Wednesday, May 25, 2022


The nation is jolted by another mass shooting, this time at a Texas elementary school; a mixture of hope and stark realities on the 2nd anniversary of Floyd Murder; a new map shows more Americans live within oil & gas "Threat Radius."


At least 19 children and two adults killed at Texas elementary school, President Biden delivers remarks on shooting from White House, lawmakers plead on gun control, NRA to hold conference in Houston this week, Stacey Abrams and Gov. Brian Kemp favored to win Georgia primary.


From off-Broadway to West Virginia: the stories of the deadly Upper Big Branch mine explosion, baby formula is on its way back to grocery shelves, and federal funds will combat consolidation in meatpacking.

IN to Receive $31 Million in Multistate Student-Loan Settlement


Friday, January 21, 2022   

Nearly 1,200 Hoosiers are about to have some of their student-loan debt forgiven, as part of a multistate settlement with the student-loan-servicing company Navient.

The settlement includes more than $31 million for Indiana.

Scott Barnhart, chief counsel and director of consumer protection for the Indiana Attorney General's Office, said more than $26 million of Indiana's cut will go toward loan forgiveness for borrowers. He advised borrowers to visit to determine if they're eligible.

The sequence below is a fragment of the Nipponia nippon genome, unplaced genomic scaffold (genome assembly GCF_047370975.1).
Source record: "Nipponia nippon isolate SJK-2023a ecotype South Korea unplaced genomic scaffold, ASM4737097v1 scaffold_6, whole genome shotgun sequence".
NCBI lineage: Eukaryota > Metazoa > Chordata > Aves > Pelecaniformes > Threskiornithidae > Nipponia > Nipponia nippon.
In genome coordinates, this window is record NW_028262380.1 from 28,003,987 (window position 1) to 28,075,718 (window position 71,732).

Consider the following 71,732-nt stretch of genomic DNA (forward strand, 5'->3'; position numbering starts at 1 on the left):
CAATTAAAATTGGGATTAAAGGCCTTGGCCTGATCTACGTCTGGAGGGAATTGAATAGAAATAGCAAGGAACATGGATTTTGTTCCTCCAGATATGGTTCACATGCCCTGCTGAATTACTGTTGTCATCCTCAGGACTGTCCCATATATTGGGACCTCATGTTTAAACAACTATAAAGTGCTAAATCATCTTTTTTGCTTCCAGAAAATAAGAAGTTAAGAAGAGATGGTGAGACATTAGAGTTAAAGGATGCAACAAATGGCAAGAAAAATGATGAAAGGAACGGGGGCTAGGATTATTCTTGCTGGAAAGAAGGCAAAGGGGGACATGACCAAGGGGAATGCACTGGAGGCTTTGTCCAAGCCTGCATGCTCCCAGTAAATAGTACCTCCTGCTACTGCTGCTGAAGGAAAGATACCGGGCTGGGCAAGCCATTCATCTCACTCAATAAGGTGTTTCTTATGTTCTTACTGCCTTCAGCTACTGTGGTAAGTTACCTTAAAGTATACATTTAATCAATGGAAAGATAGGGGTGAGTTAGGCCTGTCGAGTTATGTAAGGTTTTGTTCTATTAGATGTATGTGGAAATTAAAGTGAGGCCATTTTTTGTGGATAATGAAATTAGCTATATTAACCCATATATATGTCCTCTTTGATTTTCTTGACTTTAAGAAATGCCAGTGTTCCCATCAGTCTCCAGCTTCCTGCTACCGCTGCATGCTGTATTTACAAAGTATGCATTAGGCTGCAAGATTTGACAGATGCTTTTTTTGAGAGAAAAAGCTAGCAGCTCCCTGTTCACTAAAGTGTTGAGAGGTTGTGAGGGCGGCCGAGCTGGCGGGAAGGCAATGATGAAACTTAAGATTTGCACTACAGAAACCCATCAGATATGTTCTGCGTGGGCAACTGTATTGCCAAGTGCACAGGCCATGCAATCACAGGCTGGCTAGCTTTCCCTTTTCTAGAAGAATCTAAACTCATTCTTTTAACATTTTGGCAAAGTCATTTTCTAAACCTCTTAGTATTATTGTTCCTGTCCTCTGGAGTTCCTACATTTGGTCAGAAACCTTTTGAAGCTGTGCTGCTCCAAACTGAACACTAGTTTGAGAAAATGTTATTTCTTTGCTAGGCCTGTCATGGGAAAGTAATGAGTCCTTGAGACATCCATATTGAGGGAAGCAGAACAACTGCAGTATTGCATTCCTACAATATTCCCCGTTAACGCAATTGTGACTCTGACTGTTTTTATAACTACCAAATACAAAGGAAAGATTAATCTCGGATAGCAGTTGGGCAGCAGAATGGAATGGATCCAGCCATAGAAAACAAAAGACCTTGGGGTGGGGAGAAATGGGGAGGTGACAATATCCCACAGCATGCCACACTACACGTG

"And that provides a lot of information for consumers who believe that they may be within that group," Barnhart pointed out. "To find details on whether they qualify and what they need to do."

In 2019, Indiana joined a coalition of more than three dozen states and Washington, D.C., in accusing the Delaware-based company of deceptive and unethical lending practices. Navient denied breaking the law and said the allegations were based on unfounded claims.

Barnhart noted the remainder of Indiana's portion of the settlement will go toward compensating more than 16,000 people who have already paid into their Navient-handled loans, and about $700,000 will go directly to the state.

"And I think this is a win for consumers to move forward," Barnhart contended.

The deal also requires Navient to follow several new rules going forward, including changes to its payment processing system, and limiting or reducing certain fees for late payments. Including Indiana borrowers.

More than 400,000 people across the country will have some of their loan amounts forgiven as part of the settlement, and 66,000 will have their loans cancelled.

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